Thulusdhoo is the capital of Kaafu Atoll. The residents of the Dhaalu Atoll Rinbudhoo migrated here following the 2004 Indian Ocean tsunami.
Maafushi is one of the inhabited islands of the Kaafu Atoll that was severely damaged by the 2004 Indian Ocean tsunami, but international organisations have contributed to the rebuilding of this now thriving island. Maafushi is a popular destination with tourists with over 50 guest houses having been opened since 2010. These guest houses provide various excursions that include: fishing, snorkelling and other water sports, as well as picnic island excursions. There are also three dive centers in Maafushi. There are also several souvenir shops that are popular with island hoppers. The public ferry connects Maafushi to Malé, in a journey that takes approximately 90 minutes and is available everyday except Friday.
Kaashidhoo is located at the northern tip of Malé atoll but administratively is part of the Kaafu Atoll. It is also the fifth biggest island in the entire Maldivian archipelago. Kaashidhoo is famous for its abundance of coconut trees. The island is situated roughly in the middle of the Kaashidu Kandu, also known as 'Kardiva Channel', which is the wide channel separating some of the central atolls of Maldives. One of the attractions here are the remains of ancient Buddhist temples from the pre-Islamic era on the island.
Bodufolhudhoo is one of the inhabited islands of the Alif Alif Atoll, and it is surrounded by several famous tourist resorts, including Nika Island Resort, Velidoo and Gangehi. There are a few tourist shops on the island that cater to guests who are island hopping from nearby resorts. There are also several guest houses established, with many under development which has led to the creation of a private beach, known as Sunset Beach that tourists can enjoy in bikinis.
Himandhoo is one of the inhabited islands of Alif Alif Atoll that has long been popular with tourists, attracted by the white sandy beaches and excellent dive spots. The island is blessed with its own reef that is fabulous for snorkellers. The lagoon is popular with kite and wind surfers. The native islanders are famous for their friendliness and hospitality.
Maalhos belongs to the Alif Alif Atoll and is the westernmost island of the Maldives. Buddhist remains have been found here as well as a small porites stupa known locally as 'Mudu', and a Porites urn with Vajrayana inscriptions.
Rasdhoo is an island of the Alif Alif Atoll and its capital. There are several guest houses here and the public ferry is available on Sunday, Tuesday, and Thursday and the journey takes over 3 hours.
Ukulhas, an island of the Alif Alif Atoll, is famous for being environmentally
friendly. It is known for its cleanliness, well-maintained waste management system
and also known as first systematically waste managed island in the history of the
archipelago. Ukulhas carries out several cleaning and planting programs every year
and organises several awareness programmes on waste management, marine ecosystems,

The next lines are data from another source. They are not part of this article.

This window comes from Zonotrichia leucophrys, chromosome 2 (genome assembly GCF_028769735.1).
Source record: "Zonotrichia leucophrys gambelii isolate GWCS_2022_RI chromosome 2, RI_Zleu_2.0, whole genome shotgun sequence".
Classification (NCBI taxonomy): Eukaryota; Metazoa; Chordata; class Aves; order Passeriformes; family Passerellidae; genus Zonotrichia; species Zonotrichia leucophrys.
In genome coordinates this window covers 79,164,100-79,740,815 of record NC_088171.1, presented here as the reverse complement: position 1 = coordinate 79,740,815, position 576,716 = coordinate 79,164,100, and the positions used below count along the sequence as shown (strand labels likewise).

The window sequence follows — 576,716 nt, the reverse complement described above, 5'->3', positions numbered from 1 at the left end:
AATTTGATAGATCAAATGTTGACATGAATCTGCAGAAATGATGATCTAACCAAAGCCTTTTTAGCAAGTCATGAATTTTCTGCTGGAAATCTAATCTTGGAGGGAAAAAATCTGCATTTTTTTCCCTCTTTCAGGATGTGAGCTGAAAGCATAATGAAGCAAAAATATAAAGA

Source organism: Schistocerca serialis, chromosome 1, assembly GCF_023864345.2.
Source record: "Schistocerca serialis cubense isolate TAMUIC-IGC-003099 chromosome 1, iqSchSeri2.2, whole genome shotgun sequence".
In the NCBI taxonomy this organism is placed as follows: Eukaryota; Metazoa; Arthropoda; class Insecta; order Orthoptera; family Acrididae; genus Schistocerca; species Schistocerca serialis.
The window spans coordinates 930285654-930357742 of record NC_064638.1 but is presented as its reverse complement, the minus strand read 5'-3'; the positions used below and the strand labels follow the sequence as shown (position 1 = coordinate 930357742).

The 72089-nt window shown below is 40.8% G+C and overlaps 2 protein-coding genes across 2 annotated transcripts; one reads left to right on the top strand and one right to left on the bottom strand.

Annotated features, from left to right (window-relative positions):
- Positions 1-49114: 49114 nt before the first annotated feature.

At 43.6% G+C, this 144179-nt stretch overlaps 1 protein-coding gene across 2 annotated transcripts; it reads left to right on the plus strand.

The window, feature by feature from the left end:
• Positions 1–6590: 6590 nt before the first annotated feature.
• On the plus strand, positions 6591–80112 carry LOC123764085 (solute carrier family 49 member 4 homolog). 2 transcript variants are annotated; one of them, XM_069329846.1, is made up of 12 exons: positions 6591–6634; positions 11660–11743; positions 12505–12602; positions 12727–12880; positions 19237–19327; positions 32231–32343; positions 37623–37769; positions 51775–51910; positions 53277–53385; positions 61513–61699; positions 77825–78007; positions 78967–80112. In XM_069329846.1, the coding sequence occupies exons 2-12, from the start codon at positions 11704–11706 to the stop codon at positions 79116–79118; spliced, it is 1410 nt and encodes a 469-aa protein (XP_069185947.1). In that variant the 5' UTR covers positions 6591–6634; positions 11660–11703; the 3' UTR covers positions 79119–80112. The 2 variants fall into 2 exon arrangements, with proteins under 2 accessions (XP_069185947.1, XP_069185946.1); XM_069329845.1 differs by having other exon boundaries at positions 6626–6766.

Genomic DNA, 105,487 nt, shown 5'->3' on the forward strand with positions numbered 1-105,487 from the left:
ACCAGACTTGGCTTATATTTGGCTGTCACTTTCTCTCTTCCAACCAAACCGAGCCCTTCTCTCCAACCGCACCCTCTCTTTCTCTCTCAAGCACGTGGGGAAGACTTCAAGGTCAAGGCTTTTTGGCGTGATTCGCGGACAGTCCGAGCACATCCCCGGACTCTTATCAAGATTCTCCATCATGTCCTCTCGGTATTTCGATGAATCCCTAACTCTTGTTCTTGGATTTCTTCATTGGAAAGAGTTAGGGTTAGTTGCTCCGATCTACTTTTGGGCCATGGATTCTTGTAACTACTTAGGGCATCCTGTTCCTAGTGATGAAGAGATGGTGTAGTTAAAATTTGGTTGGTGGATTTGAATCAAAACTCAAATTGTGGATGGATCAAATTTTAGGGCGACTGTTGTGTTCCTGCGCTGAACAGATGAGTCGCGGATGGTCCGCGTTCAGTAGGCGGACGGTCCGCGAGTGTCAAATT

The cafés and restaurants of the island offer diverse cuisines that include western, eastern, Indian, Thai, continental and Maldivian. Ukulhas is famous for fishing, so fish and other seafood are an important element of the island’s cuisine.
Thoddoo is an island of the Alif Alif Atoll and known for being the largest producer of watermelon in the Maldives. Attractions on the island include important Buddhist ruins which include a Buddha statue that was respectfully buried after Islam became the official religion. Unfortunately the Buddhist sites were not protected after the excavation and in recent times have been subject to vandalism.
Dhangethi is the third most populated island of the Alif Dhaal Atoll. There are several guest houses on the island offering excursions and restaurant facilities. Water sports are popular on the island and there is a scuba diving centre and a speed boat rental service on Dhangethi.
Mahibadhoo is the capital of Alif Dhaal Atoll and measures 1.5 miles in length and 0.75 miles in width. While many of the 2,000 strong population work in nearby tourist resorts, other residents are still involved in fishing, handicrafts, construction, and boat building.
Maamigili is the largest and most populated island of the Alif Dhaal Atoll. The island borders the South Ari Marine Protected Area (MPA). Distinct from all the other islands in this chain, it is naturally round in shape. The main habitated area is towards the eastern half of the island. A deep water access harbour leads towards the vast main street that runs east to west straight through the centre of the island. This busy street contains a wide variety of shops, with tourist souvenir shops dominating the eastern end. The traditional harbour has been expanded exponentially and can now accommodate liveaboard vessels that are over 20 metres in size.
Fulidhoo is one of the inhabited islands of the Vaavu Atoll that is famous for Maldivian cultural events like Langiri, a traditional dance with drums and Thaara.